To start, purchase cannabis flower from your local dispensary and opt for that which has its cannabis content clearly indicated. An average dosing is around 5 to 10 mg of THC, so if you had a gram of cannabis with 20% THC, that would mean 200 mg of THC. But don’t forget that decarbing and extracting the cannabis would yield about 100 mg across the batch, or between 10 and 20 different doses. That’s why things like cookies and brownies are so convenient — they’re easy to split.

That said, if you opt for super-strong cannabutter, you can always mix it with regular butter to get your dosing right.

Making Cannabis Edibles

The first step in making cannabis edibles is to decarb the cannabis. It sounds complicated, but it’s little more than using heat to activate the THC, which explains why you can’t get high by eating raw cannabis flower.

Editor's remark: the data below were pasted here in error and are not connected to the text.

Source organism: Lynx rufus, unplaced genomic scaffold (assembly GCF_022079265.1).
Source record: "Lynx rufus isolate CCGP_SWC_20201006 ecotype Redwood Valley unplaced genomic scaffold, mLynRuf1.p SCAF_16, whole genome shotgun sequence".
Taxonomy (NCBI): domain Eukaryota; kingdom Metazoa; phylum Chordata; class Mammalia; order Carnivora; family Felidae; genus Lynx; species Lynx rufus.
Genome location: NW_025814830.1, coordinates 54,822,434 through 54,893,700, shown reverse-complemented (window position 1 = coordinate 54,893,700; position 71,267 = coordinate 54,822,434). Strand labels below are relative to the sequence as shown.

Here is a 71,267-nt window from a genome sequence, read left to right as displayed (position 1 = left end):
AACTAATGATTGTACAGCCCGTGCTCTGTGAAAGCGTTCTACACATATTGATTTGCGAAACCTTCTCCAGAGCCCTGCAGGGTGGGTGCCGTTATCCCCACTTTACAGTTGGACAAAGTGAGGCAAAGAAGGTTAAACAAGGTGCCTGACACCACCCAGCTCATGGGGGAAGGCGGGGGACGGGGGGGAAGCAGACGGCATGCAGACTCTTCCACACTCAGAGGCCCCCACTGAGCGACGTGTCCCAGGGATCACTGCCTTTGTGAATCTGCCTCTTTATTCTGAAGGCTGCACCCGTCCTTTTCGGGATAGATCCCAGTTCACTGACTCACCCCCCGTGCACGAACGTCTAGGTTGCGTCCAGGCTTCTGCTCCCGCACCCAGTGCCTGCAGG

Basically, heat converts the THCa into THC, ready for consumption. And while baking is the most popular methodology, there are many ways to decarb weed, including slow cookers or even cooking it on a stove top with regular butter. Keep temps low and cooking times short to avoid burning off that cannabis.

The next step is to take that decarbed weed or cannabutter and get to cooking. If you’d rather not worry about making your own cannabutter, you can also purchase cannabutter from your local dispensary. You can also opt for decarbed kief, which is sort of a seasoning blend that can be added to flour or milk. Coconut oil is another way to create tasty cannabis edibles without the dairy of butter. And it all works the same as butter — just replace certain ingredients with the cannabis alternative at your desired dosing.

Cannabis Edibles To Start With

While you can certainly try your hand at baking a complicated dish or dessert, it often helps to start with the staples. For most, that means cannabis cookies or pot brownies. Simply take your favorite cookie recipe and swap out the butter with cannabutter or your favorite butter substitute. Make sure you check your dosing twice to ensure that they’re not too strong or weak, and be sure to test out a cookie or brownie yourself before giving it to others.